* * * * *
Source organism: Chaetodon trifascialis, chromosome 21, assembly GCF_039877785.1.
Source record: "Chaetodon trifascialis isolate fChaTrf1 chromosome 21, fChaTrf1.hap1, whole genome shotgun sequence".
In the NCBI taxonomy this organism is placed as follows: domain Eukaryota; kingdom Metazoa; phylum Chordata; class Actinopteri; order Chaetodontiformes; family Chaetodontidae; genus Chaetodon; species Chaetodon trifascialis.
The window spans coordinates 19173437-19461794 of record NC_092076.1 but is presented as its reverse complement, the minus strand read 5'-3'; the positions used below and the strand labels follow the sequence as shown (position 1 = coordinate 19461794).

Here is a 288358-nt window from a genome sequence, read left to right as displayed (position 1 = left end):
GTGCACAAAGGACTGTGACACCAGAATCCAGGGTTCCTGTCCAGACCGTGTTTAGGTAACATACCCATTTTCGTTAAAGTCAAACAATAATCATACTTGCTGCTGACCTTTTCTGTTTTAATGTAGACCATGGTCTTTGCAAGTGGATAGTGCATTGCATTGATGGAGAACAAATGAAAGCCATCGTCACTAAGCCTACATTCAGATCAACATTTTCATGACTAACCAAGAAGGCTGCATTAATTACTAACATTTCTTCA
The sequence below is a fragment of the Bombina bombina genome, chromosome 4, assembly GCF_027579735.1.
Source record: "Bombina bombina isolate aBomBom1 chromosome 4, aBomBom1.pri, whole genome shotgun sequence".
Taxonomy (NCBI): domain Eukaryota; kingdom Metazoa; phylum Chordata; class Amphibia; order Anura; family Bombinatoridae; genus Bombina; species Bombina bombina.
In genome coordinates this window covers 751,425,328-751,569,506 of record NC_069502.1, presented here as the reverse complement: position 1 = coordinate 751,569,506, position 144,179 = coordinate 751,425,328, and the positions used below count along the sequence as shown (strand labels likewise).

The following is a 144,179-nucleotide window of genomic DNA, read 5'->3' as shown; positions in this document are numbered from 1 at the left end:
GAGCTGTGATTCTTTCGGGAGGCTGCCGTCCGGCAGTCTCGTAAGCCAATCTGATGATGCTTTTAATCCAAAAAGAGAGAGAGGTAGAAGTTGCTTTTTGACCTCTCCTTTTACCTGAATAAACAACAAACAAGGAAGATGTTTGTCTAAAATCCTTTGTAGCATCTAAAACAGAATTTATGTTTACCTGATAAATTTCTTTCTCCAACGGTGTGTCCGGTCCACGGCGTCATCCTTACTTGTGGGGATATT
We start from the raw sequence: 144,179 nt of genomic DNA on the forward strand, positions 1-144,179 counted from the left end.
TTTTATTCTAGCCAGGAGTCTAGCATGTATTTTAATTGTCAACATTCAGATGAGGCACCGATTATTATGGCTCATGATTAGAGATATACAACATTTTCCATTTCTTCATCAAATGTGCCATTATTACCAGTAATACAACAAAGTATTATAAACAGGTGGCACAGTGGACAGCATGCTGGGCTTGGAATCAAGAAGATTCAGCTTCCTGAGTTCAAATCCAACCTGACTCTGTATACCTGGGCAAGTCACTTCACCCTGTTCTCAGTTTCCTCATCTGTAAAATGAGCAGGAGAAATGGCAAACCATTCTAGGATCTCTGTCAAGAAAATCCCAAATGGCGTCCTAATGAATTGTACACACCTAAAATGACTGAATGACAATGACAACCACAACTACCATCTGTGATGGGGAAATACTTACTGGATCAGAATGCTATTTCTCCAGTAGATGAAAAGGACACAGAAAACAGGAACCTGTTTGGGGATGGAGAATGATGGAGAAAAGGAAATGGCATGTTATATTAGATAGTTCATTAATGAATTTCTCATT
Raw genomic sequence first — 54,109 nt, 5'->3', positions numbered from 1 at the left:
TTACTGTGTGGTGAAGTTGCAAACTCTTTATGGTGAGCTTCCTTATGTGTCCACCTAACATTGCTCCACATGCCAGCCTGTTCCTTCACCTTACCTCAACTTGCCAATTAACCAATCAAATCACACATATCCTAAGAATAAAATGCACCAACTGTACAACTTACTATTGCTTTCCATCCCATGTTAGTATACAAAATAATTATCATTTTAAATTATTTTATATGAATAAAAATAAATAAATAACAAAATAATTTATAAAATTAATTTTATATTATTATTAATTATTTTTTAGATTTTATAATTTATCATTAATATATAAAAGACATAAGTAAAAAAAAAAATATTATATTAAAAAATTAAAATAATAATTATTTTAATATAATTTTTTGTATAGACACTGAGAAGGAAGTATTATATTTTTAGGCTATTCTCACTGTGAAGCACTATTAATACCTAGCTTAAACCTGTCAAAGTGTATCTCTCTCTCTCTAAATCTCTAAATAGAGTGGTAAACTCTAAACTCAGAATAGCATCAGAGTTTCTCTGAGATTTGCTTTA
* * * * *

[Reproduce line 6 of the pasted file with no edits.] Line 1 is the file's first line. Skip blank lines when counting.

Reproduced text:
GTGCACAAAGGACTGTGACACCAGAATCCAGGGTTCCTGTCCAGACCGTGTTTAGGTAACATACCCATTTTCGTTAAAGTCAAACAATAATCATACTTGCTGCTGACCTTTTCTGTTTTAATGTAGACCATGGTCTTTGCAAGTGGATAGTGCATTGCATTGATGGAGAACAAATGAAAGCCATCGTCACTAAGCCTACATTCAGATCAACATTTTCATGACTAACCAAGAAGGCTGCATTAATTACTAACATTTCTTCA